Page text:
Most lenses don’t achieve maximum sharpness when the aperture is wide open, they need to be closed down a little.

Sharpness continues to improve until the impact of diffraction becomes apparent.

Somewhere in between is the lens’s optimum aperture at which it produces the sharpest images.

You can identify the optimum aperture of a lens by shooting a subject with plenty of detail at every available aperture.

It’s essential that the camera is mounted on a solid tripod and that you focus on exactly the same spot.

Then examine the images at 100% on screen to find the image that shows the subject sharpest and check the EXIF data to find which aperture was used.

This is the lens’s optimum aperture.

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5. Blade count and bokeh

The way that out of focus areas, particularly highlights are rendered is referred to as the lens’s bokeh, a Japanese word that is pronounced in a number of ways including boke and bouquet.

Good bokeh is generally considered to have highlights that are rounded rather than having straight sides, for example, forming a hexagon.

The edges of these highlights should also be soft and not haloed or hard-edged. Photographers often describe an out of focus background with good bokeh as being ‘creamy’.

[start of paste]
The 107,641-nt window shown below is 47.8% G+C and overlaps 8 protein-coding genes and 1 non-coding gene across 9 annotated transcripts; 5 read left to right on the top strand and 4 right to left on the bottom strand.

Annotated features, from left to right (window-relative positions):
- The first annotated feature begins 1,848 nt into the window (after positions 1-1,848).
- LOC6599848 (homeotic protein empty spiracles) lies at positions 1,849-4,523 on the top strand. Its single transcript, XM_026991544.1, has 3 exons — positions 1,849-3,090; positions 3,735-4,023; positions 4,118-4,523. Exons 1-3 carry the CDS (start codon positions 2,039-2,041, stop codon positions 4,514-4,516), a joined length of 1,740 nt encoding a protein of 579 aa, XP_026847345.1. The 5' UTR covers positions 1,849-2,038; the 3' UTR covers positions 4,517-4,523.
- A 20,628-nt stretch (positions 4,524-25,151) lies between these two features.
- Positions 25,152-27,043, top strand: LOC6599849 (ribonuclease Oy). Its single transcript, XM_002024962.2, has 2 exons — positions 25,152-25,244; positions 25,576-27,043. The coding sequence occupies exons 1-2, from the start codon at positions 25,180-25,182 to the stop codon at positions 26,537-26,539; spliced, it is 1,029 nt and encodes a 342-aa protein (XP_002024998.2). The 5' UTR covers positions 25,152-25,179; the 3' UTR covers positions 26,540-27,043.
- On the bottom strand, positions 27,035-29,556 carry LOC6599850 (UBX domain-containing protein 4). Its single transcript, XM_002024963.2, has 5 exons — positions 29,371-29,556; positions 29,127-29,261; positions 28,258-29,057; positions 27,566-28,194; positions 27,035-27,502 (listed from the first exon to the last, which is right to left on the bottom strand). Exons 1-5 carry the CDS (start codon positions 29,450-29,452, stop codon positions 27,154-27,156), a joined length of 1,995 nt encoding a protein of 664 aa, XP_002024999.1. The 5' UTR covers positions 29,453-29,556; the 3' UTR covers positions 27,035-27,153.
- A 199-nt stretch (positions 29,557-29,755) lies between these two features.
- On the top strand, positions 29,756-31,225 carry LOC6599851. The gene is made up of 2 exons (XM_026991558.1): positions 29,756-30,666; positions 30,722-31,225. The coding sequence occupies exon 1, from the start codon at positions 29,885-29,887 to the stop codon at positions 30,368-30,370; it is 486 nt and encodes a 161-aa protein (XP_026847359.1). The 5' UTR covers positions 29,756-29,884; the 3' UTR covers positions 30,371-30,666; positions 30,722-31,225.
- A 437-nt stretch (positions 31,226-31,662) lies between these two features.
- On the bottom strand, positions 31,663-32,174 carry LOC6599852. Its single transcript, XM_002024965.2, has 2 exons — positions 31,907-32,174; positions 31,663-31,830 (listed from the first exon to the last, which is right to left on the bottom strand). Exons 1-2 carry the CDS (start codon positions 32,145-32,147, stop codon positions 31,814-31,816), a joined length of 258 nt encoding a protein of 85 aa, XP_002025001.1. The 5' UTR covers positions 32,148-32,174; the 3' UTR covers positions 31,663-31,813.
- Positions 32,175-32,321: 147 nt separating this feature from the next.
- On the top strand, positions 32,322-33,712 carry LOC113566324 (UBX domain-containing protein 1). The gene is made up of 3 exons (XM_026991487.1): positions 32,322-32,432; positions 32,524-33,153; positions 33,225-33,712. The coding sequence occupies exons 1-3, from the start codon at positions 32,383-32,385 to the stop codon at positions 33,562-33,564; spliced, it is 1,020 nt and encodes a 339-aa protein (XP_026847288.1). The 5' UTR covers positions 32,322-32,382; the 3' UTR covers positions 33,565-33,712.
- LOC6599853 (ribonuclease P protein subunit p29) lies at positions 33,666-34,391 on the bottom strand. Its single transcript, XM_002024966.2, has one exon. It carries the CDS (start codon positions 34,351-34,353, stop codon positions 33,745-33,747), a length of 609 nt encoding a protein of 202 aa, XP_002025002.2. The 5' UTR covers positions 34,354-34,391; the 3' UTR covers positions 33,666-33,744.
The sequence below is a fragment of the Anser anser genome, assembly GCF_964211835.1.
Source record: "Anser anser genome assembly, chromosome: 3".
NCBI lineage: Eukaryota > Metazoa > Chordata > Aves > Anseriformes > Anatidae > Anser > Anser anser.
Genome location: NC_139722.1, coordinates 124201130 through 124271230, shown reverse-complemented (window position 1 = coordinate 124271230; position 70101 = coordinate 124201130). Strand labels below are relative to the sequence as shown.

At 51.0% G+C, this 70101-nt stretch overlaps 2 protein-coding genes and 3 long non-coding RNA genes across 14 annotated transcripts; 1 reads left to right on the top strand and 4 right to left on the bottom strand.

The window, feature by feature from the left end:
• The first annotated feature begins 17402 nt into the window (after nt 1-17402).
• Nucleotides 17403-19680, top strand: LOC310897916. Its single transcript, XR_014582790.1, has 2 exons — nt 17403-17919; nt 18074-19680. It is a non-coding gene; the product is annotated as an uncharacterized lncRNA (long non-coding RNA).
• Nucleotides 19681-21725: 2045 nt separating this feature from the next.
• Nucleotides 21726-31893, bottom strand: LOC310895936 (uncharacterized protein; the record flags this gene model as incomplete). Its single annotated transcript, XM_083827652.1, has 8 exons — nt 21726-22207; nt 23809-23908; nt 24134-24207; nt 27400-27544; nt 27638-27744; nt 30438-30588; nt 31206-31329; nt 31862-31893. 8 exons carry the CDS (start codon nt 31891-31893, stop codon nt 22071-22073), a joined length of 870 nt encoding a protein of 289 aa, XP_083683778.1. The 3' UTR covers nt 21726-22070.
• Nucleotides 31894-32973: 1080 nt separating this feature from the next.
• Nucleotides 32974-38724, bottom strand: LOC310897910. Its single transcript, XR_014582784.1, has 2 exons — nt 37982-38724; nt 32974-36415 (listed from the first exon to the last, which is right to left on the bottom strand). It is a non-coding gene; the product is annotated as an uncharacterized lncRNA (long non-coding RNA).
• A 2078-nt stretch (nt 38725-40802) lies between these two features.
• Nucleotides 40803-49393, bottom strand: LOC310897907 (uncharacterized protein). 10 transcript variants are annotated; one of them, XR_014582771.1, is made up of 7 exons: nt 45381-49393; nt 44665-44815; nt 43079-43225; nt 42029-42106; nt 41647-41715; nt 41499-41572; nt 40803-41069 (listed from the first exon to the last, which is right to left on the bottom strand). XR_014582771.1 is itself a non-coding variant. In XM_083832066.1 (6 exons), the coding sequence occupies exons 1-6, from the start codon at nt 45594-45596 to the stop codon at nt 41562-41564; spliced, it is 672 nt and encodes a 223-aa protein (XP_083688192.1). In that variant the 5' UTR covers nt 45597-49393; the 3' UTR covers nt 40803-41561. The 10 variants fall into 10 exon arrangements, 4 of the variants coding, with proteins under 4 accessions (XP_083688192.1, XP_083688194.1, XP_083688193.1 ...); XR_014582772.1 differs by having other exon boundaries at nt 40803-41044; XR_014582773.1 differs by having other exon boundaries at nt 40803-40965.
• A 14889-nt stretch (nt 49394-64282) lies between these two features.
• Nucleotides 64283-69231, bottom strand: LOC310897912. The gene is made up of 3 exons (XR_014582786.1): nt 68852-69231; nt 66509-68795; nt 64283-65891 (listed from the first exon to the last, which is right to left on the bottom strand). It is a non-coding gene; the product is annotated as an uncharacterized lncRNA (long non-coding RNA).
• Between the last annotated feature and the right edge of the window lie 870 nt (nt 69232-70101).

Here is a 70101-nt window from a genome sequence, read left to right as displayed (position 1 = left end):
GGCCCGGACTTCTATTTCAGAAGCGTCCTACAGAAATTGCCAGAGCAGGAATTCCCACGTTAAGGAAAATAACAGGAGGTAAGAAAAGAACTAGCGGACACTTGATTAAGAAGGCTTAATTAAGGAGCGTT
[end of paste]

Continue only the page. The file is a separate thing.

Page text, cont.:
Bokeh is a property of a lens rather than a camera with the optical elements and aperture come into play.

The best results are usually seen when the iris or diaphragm that opens to create the aperture has many blades (9 being typical) that have a rounded edge to create a near spherical opening.

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6. AF and aperture

With the exception of some more advanced models, most modern cameras require an aperture of f/5.6 or larger for the AF system to operate.

However, this doesn’t mean that you can’t shoot at smaller apertures because modern cameras measure exposure and focus the lens when the aperture is wide open, only closing it down to the taking aperture shortly before the image is captured.